Greg Domin
Department of Political Science
 Mercer University

Wednesday, November 28, 2001, 4:30pm
Willet Science Center 109
(Overflow to WSC 101, if necessary...)

“Missile Defense in the 21st Century: Threat, Cost, and Effectiveness”

In this talk, I lay out the earlier missile defense developmental history, the political premises inherent in the earlier Strategic Defense Initiative (SDI) and the threat and policy justifications now being suggested as supporting national level missile defense.  The essential arguments sustaining such a technologically challenged program are developed in terms of an ideological continuum ranging from the believers as crystallized in the original ABM treaty (anti-ballistic missile treaty), the pragmatists who still drive the debate in Washington, and the Wilsonians who won the first round in the struggle over ballistic missile defense decades ago.  Underlying this entire discussion lurks the technological imperative always so powerful as a motivational force within American strategic thinking.  The talk also examines the threat, cost, and effectiveness of such a system.  The talk concludes by analyzing the current debate and offers some conclusions as to the efficacy of missile defense in the 21st century and beyond.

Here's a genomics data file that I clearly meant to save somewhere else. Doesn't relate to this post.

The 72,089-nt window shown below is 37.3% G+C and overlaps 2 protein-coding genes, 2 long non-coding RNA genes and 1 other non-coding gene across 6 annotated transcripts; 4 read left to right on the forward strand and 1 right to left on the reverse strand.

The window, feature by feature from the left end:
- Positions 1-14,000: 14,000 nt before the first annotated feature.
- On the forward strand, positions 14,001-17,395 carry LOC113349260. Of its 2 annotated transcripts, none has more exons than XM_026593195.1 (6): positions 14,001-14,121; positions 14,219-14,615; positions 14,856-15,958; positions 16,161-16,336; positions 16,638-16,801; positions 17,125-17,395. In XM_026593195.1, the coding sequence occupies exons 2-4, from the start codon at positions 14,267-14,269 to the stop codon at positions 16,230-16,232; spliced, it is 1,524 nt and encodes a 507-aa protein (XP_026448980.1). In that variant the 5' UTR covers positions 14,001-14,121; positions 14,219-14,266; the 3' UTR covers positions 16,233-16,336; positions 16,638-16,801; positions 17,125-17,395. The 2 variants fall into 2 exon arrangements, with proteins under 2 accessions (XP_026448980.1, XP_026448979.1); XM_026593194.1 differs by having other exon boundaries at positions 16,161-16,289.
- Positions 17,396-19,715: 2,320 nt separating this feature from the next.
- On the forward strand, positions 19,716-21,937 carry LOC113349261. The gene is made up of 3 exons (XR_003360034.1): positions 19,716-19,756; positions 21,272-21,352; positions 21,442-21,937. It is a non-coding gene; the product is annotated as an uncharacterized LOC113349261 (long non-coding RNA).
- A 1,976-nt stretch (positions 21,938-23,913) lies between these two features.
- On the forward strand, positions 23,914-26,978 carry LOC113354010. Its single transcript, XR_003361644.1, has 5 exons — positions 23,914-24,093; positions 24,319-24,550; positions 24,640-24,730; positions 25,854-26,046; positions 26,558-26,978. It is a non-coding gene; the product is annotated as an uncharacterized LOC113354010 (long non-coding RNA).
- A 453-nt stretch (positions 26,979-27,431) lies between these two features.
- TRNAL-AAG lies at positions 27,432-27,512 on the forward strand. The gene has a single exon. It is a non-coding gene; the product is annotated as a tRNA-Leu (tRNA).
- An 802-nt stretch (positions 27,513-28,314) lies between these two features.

Please join us for light refreshments at 4:15.